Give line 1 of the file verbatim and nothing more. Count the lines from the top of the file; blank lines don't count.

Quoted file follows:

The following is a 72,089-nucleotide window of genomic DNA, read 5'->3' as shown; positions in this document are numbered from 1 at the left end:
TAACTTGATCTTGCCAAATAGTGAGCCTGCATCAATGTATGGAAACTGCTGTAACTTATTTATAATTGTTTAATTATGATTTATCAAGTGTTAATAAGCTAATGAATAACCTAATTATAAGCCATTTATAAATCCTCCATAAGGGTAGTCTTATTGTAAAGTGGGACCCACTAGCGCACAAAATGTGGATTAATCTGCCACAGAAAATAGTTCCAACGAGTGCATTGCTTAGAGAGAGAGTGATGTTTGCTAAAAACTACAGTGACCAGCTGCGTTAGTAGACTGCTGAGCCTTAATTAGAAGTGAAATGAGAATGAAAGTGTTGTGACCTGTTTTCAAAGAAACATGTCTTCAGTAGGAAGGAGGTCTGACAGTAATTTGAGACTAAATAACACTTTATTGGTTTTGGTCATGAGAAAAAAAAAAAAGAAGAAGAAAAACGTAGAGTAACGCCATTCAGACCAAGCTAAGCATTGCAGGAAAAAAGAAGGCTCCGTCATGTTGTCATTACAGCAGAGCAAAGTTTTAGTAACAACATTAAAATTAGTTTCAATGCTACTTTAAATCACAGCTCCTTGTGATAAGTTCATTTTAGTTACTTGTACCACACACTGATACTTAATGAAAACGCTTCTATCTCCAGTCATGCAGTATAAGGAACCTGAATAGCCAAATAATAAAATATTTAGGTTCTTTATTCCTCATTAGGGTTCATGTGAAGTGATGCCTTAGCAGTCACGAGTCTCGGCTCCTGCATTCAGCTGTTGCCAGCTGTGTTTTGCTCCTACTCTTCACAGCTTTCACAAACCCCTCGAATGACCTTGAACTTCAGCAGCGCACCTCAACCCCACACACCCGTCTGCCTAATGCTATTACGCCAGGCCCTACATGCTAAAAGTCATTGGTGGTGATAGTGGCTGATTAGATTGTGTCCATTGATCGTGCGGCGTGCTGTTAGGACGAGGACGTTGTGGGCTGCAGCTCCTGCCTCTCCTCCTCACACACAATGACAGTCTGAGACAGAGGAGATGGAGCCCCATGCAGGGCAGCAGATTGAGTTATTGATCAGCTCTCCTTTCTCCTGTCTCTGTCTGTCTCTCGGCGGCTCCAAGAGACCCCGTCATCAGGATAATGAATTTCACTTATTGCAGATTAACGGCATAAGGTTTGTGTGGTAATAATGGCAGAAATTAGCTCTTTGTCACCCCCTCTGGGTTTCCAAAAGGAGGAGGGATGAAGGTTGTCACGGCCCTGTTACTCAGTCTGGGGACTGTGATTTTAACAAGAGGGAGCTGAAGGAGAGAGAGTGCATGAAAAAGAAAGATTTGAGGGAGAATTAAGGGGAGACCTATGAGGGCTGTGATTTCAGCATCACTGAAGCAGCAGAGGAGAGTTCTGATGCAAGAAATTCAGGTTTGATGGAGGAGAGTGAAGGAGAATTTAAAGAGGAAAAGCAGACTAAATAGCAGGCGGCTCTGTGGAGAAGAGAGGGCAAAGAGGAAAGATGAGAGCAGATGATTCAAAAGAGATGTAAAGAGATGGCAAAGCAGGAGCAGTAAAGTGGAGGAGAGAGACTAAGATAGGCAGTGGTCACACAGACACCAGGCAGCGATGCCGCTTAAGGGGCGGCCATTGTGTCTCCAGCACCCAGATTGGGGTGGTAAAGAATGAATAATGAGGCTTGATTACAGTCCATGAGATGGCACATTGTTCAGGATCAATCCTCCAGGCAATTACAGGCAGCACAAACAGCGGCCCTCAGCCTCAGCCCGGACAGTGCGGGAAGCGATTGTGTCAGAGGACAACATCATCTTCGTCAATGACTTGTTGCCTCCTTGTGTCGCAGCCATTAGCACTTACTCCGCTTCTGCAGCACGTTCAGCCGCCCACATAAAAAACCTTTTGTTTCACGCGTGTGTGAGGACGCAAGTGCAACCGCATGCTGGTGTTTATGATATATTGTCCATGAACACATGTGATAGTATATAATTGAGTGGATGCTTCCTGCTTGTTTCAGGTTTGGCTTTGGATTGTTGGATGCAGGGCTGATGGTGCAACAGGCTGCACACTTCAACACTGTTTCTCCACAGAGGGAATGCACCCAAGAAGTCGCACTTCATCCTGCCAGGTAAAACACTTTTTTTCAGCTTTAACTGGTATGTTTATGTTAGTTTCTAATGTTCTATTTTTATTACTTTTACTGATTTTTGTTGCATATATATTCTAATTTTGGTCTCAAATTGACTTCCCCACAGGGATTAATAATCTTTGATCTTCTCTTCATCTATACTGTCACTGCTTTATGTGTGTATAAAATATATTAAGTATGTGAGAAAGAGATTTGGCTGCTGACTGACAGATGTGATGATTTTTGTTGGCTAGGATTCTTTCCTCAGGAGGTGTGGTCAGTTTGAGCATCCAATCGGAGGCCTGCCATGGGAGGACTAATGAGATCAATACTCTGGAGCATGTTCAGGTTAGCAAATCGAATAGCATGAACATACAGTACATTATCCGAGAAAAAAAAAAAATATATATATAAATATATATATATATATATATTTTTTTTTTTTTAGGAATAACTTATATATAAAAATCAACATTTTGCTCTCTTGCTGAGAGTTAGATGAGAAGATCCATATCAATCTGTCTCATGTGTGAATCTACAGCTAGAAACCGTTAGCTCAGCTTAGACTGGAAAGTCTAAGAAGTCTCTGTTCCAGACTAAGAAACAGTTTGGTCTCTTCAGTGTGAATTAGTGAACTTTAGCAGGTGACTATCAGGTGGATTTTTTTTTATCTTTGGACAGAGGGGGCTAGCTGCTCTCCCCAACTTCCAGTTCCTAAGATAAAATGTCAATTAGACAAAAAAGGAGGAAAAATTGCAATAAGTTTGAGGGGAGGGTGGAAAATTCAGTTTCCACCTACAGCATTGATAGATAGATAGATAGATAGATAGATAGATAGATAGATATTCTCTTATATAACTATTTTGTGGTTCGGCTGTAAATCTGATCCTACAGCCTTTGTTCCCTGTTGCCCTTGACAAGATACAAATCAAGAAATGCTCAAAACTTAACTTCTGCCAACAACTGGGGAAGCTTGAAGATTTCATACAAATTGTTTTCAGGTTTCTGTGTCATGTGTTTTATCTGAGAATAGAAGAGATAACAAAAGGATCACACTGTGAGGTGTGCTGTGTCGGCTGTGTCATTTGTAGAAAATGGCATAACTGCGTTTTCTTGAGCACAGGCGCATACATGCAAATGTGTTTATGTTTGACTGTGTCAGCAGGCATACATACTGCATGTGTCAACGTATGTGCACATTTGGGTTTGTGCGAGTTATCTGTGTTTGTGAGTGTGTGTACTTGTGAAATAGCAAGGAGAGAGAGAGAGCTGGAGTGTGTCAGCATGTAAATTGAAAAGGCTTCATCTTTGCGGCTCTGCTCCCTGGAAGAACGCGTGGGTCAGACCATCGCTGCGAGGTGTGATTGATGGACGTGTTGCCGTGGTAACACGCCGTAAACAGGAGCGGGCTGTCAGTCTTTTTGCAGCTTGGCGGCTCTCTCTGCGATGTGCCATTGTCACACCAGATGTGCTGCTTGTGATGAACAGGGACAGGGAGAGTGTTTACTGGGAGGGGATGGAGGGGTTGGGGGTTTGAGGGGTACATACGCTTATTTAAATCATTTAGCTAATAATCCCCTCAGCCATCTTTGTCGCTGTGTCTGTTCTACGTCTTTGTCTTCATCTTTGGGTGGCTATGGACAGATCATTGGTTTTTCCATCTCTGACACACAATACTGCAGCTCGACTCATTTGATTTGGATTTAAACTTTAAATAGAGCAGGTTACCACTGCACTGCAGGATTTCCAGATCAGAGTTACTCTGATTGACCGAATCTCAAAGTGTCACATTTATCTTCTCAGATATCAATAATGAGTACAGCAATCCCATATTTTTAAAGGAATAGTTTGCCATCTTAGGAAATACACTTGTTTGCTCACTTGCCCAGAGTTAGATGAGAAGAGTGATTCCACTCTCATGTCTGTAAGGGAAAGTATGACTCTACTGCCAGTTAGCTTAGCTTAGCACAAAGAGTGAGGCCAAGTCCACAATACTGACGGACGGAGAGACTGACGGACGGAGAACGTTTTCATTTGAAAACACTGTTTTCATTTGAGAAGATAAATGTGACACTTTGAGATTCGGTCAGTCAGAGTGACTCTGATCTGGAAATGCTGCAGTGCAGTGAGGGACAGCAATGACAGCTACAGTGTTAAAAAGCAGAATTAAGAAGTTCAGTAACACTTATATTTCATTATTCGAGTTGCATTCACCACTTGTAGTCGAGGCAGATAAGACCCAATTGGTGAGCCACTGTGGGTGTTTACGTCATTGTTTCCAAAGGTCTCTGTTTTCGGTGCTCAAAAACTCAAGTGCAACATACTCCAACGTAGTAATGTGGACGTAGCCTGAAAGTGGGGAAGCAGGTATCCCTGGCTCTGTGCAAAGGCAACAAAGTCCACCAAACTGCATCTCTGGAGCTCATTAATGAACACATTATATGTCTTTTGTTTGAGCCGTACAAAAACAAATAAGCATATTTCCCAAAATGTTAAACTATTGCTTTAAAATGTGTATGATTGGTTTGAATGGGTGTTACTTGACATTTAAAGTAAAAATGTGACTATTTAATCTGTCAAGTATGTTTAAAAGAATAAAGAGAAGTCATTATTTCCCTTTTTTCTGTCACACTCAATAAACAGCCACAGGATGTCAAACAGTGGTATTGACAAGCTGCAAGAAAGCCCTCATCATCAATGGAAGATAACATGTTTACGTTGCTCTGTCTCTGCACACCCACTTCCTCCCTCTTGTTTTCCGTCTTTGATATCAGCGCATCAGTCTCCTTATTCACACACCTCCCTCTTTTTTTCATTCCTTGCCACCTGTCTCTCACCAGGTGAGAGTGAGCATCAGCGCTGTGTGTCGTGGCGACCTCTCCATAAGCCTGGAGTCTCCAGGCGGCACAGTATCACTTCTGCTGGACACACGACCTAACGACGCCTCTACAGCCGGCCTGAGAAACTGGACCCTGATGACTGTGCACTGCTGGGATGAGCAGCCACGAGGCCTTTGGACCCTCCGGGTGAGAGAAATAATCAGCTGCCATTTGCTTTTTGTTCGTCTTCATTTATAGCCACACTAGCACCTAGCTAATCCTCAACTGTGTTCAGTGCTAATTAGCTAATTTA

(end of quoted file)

The following is a 72,089-nucleotide window of genomic DNA, read 5'->3' as shown; positions in this document are numbered from 1 at the left end: